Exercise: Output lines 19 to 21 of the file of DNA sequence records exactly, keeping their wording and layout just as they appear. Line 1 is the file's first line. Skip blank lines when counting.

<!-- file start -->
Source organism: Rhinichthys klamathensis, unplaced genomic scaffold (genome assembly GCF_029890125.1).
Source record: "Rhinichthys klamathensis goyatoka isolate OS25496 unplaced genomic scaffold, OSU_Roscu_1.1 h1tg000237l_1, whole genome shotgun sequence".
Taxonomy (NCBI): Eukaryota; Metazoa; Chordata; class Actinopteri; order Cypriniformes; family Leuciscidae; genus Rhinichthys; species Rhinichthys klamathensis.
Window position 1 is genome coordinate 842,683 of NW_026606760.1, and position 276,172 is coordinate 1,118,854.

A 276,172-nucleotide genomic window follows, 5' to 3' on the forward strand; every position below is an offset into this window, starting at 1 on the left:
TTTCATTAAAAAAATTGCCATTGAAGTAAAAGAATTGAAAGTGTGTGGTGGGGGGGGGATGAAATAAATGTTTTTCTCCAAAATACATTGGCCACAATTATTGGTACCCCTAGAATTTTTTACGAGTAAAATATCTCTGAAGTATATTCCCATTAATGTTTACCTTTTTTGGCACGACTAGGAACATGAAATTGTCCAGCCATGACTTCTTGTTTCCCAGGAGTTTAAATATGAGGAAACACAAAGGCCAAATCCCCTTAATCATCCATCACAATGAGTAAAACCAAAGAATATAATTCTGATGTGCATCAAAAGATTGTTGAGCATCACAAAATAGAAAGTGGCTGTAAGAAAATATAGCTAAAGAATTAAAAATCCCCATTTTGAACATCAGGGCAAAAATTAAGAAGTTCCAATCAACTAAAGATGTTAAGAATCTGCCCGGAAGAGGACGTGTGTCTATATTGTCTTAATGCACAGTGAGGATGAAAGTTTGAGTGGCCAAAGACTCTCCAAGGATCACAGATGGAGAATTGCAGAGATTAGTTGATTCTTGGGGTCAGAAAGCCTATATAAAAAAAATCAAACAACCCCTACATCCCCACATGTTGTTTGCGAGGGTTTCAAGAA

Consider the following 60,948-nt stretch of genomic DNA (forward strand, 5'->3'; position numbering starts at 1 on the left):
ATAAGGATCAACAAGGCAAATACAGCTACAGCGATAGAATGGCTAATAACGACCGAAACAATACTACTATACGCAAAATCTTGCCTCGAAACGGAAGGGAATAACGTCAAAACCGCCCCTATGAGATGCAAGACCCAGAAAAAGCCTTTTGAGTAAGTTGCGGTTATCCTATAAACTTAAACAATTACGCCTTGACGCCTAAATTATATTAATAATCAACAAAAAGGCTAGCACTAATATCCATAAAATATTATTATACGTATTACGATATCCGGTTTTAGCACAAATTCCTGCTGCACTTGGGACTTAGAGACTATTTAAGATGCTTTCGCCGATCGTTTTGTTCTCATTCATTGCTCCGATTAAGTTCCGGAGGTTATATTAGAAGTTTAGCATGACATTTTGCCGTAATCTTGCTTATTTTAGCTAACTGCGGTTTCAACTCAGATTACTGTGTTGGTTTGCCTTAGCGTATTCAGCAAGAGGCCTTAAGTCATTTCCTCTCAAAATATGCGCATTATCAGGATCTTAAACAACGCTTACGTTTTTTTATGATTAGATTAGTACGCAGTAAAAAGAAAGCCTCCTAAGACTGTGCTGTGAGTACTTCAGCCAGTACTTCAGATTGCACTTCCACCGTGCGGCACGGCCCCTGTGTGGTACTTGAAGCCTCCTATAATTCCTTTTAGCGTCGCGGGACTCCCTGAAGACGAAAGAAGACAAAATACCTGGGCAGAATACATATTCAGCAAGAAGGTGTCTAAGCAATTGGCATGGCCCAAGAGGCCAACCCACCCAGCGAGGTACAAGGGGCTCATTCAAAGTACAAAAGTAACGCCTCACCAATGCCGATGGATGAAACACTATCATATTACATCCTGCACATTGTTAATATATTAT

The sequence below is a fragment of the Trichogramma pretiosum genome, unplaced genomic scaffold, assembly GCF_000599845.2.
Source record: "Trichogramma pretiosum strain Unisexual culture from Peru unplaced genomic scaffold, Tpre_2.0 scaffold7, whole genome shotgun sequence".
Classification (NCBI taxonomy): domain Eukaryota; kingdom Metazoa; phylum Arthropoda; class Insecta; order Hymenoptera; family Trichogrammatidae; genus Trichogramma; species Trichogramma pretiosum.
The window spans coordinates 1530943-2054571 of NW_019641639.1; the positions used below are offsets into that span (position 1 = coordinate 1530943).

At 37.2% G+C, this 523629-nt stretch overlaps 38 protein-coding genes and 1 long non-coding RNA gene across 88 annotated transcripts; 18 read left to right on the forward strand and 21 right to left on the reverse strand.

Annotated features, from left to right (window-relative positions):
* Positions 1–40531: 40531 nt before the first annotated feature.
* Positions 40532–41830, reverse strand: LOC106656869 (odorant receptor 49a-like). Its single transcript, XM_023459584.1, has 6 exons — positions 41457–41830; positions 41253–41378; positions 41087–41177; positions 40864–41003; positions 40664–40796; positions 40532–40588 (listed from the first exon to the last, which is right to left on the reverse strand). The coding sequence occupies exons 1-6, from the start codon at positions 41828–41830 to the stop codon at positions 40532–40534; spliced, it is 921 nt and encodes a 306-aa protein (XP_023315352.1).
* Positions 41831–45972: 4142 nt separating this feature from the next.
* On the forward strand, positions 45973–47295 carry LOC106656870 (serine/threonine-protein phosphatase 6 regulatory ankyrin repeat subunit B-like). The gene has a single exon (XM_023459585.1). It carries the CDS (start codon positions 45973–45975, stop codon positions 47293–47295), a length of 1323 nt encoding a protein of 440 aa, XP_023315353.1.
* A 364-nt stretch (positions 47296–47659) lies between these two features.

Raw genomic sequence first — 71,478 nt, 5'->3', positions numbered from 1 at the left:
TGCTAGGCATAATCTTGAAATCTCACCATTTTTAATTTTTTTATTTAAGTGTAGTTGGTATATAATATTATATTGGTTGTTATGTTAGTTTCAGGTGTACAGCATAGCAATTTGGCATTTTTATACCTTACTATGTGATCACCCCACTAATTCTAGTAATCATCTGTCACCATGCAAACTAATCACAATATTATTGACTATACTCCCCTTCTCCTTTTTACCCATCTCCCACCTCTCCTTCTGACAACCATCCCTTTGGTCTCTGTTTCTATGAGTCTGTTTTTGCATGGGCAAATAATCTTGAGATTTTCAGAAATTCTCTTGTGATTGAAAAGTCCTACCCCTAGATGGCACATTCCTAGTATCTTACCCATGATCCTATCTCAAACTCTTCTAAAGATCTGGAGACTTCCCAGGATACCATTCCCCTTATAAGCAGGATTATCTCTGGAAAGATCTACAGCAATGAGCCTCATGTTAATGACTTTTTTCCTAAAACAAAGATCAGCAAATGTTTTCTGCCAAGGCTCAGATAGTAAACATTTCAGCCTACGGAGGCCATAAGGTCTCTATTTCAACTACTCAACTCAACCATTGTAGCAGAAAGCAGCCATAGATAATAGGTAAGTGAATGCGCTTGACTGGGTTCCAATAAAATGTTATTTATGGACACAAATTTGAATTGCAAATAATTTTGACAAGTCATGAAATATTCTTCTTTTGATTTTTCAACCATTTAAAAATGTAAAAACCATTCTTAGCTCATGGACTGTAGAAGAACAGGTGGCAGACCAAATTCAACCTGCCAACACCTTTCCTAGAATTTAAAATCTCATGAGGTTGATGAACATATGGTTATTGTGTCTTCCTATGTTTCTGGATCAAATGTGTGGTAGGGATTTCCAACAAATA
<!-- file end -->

* A 364-nt stretch (positions 47296–47659) lies between these two features.

Raw genomic sequence first — 71,478 nt, 5'->3', positions numbered from 1 at the left:
TGCTAGGCATAATCTTGAAATCTCACCATTTTTAATTTTTTTATTTAAGTGTAGTTGGTATATAATATTATATTGGTTGTTATGTTAGTTTCAGGTGTACAGCATAGCAATTTGGCATTTTTATACCTTACTATGTGATCACCCCACTAATTCTAGTAATCATCTGTCACCATGCAAACTAATCACAATATTATTGACTATACTCCCCTTCTCCTTTTTACCCATCTCCCACCTCTCCTTCTGACAACCATCCCTTTGGTCTCTGTTTCTATGAGTCTGTTTTTGCATGGGCAAATAATCTTGAGATTTTCAGAAATTCTCTTGTGATTGAAAAGTCCTACCCCTAGATGGCACATTCCTAGTATCTTACCCATGATCCTATCTCAAACTCTTCTAAAGATCTGGAGACTTCCCAGGATACCATTCCCCTTATAAGCAGGATTATCTCTGGAAAGATCTACAGCAATGAGCCTCATGTTAATGACTTTTTTCCTAAAACAAAGATCAGCAAATGTTTTCTGCCAAGGCTCAGATAGTAAACATTTCAGCCTACGGAGGCCATAAGGTCTCTATTTCAACTACTCAACTCAACCATTGTAGCAGAAAGCAGCCATAGATAATAGGTAAGTGAATGCGCTTGACTGGGTTCCAATAAAATGTTATTTATGGACACAAATTTGAATTGCAAATAATTTTGACAAGTCATGAAATATTCTTCTTTTGATTTTTCAACCATTTAAAAATGTAAAAACCATTCTTAGCTCATGGACTGTAGAAGAACAGGTGGCAGACCAAATTCAACCTGCCAACACCTTTCCTAGAATTTAAAATCTCATGAGGTTGATGAACATATGGTTATTGTGTCTTCCTATGTTTCTGGATCAAATGTGTGGTAGGGATTTCCAACAAATA